Text from the Exhibition catalogue:
The artist’s inner architecture expresses personal experiences in a subjective manner by means of the logic of geometry, space, seriality, repetition, and colour. Experiences, observations, perceptions, the adopting of symbols, techniques, and models, and the accepting of influences from the outer world, transform the source memory in the painting into abstract fragments whose basis is in the everyday spatial reality. Paintings, watercolours, and objects presented in this exhibition by virtue of interaction among them make up a jigsaw which a spectator attempts to interpret and, seemingly from nothing discover something – an association close and comprehensible solely to him or her.
The squared grid appears on the painting surfaces and in the very compositional arrangement by spreading out in all directions, thus making a reference to the world and its structure of which it is a part itself. By emphasising and mapping coloured surfaces as simple fragments of its infinity, the grid identifies the surface of the artwork as something complete and strictly organised. The grid that makes up the foundation of the painted canvas is disturbed by thick layers of paint that tend to fracture the established harmony. Free moves of the brush or palette knife struggle against the impression of the order, harmony, and compactness of the surface and are aimed at reorganising our perception of the artwork, simultaneously encouraging the spectator to change his or her point of view, establish unexpected connections between things and see them differently. Attention concentrated on space is important not only in the very artworks in which we draw connections between different painted surfaces and objects, but also has a bearing on the entire exhibition space. In the space, the geometric grid, repetitive series, and mostly rectangular painted surfaces and objects establish and maintain a balance by precisely identifying their own place, thus being part of a mise-en-scène created with the purpose of bringing into existence a compact and integrated whole. By combining paintings, watercolours, and objects, the composition has been purposely set up to function as a coherent whole which can be assembled, disassembled, and reassembled depending on the architectural space in which it is exhibited. The paintings show a tendency to spread out their two-dimensional surfaces into space while, on the other hand, the objects incline to be three-dimensional paintings rather than painted objects. This exhibition owes its cohesion to the thematic affinity that the artworks have with each other, wherein the ‘weaker’ one emphasises the ‘stronger’ one, and the ‘stronger’ one gives prominence to the ‘weaker’ one. The last but not the least important characteristic of this exhibition is colour. The colours in this exhibition are constantly in interaction, each of them (blue, green, pink, orange…) representing a return to the fundamental questions of composition as the principal topic. Freed from reference, the colours are reduced to the very essence, thus becoming volume, form, space, and light.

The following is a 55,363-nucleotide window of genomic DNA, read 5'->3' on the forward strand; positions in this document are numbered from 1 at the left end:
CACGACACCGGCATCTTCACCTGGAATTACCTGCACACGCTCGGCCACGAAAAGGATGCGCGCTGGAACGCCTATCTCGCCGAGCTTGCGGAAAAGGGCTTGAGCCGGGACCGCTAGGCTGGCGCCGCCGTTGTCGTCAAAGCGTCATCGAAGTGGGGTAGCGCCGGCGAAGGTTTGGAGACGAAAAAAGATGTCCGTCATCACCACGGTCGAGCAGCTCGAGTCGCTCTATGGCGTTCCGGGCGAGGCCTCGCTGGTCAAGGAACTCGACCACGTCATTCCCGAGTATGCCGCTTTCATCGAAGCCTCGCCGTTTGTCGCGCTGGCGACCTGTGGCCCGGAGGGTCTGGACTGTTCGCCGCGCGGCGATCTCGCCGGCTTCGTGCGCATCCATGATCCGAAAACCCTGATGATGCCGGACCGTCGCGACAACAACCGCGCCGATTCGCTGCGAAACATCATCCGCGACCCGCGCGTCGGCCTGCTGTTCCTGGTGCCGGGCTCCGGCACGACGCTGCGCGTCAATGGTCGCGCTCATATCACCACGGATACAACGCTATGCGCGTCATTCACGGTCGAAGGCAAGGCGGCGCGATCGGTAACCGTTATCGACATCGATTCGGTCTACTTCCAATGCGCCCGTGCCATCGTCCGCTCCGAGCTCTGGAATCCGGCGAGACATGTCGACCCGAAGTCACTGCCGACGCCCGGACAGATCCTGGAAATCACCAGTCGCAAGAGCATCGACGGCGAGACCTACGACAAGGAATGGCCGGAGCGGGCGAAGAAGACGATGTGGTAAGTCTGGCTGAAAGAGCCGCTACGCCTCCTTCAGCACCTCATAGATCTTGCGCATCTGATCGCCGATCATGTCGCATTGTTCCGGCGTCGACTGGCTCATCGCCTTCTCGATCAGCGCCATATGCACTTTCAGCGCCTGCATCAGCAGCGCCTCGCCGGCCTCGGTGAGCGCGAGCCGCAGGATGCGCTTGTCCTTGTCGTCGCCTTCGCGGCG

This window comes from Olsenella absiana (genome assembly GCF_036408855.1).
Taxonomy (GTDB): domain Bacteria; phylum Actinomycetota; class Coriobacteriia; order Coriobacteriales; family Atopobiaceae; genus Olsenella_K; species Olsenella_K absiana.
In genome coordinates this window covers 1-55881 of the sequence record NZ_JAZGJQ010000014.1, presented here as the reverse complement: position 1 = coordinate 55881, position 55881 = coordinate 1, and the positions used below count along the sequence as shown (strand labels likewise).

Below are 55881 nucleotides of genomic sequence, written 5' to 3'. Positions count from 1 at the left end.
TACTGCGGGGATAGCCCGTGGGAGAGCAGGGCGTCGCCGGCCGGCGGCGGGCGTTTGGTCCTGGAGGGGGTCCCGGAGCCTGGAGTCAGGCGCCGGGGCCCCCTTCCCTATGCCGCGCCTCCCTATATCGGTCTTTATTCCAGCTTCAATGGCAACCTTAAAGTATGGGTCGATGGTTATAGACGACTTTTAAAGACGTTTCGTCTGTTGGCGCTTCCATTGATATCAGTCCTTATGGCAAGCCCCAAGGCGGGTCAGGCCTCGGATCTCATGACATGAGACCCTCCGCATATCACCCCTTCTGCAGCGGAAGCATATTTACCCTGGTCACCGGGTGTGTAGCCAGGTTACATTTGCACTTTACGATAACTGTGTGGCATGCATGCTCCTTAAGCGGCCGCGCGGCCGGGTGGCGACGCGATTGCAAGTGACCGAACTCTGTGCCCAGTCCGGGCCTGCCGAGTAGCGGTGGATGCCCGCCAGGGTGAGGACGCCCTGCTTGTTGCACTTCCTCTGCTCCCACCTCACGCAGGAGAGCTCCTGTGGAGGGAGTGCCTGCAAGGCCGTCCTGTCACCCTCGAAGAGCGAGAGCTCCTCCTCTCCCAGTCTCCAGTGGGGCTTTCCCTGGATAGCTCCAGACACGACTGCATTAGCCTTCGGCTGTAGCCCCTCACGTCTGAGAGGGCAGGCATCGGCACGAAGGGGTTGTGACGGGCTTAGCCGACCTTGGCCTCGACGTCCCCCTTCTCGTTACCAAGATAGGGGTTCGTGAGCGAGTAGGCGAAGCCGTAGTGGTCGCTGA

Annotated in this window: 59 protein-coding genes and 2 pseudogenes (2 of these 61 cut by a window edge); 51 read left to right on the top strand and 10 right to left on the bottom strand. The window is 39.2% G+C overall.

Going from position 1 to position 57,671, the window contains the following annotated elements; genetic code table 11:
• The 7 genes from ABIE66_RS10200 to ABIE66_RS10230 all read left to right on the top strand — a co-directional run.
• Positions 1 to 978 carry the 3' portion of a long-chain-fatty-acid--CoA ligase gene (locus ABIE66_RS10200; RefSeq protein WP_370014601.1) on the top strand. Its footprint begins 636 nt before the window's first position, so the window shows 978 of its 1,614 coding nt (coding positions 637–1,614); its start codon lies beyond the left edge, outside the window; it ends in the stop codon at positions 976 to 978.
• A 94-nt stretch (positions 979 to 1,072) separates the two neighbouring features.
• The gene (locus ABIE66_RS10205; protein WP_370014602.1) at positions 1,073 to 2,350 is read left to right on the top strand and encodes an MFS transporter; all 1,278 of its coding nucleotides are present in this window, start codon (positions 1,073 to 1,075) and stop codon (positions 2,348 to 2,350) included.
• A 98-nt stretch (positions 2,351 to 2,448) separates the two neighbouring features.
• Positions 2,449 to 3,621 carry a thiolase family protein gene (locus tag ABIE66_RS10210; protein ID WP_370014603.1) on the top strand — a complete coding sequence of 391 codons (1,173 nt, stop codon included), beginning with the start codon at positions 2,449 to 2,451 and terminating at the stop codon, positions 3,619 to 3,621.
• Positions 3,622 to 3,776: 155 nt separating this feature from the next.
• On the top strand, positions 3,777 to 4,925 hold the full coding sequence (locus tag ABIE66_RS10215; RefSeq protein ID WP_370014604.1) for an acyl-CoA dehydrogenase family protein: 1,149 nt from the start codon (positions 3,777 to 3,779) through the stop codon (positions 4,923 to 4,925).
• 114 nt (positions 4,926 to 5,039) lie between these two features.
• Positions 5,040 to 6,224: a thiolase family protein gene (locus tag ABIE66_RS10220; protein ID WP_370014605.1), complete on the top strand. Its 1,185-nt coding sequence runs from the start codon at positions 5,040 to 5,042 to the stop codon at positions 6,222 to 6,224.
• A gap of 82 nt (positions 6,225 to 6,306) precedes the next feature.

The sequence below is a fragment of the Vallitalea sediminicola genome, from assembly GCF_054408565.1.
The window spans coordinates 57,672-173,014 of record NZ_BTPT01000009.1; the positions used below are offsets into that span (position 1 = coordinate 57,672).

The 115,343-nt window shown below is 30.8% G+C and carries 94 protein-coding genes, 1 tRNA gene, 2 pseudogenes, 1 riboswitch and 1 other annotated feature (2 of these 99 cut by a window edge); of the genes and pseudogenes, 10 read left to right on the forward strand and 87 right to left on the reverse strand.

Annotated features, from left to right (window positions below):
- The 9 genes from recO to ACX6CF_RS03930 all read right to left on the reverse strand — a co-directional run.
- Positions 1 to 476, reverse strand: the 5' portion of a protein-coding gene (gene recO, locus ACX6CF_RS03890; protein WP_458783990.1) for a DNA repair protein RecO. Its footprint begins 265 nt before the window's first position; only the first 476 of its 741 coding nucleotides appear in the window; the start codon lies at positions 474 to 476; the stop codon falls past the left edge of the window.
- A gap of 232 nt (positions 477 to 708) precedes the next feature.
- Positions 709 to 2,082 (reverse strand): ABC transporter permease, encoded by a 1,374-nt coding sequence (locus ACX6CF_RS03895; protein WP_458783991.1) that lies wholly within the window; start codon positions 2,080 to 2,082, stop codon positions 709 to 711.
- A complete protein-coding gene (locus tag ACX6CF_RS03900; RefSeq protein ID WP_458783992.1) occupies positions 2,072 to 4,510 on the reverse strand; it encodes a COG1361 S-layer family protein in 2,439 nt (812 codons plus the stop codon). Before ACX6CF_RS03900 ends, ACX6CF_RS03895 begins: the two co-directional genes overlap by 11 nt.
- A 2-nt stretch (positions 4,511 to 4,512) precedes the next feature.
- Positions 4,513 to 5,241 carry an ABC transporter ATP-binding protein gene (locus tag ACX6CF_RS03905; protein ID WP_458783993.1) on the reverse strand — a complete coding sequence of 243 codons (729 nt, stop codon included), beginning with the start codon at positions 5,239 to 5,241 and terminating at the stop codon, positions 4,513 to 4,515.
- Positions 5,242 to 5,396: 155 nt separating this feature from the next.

This exhibition achieves its full purpose in its communication with the architecture of the exhibition space, and is an opportunity for a clearer understanding of the character of the author’s artistic poetics. The exhibition at this point represents an overview of recent activities, as well as a cohesive unit and an opportunity to have an alternative view on the work. It is therefore important to come closer and discover the multilayered nature of this set of works.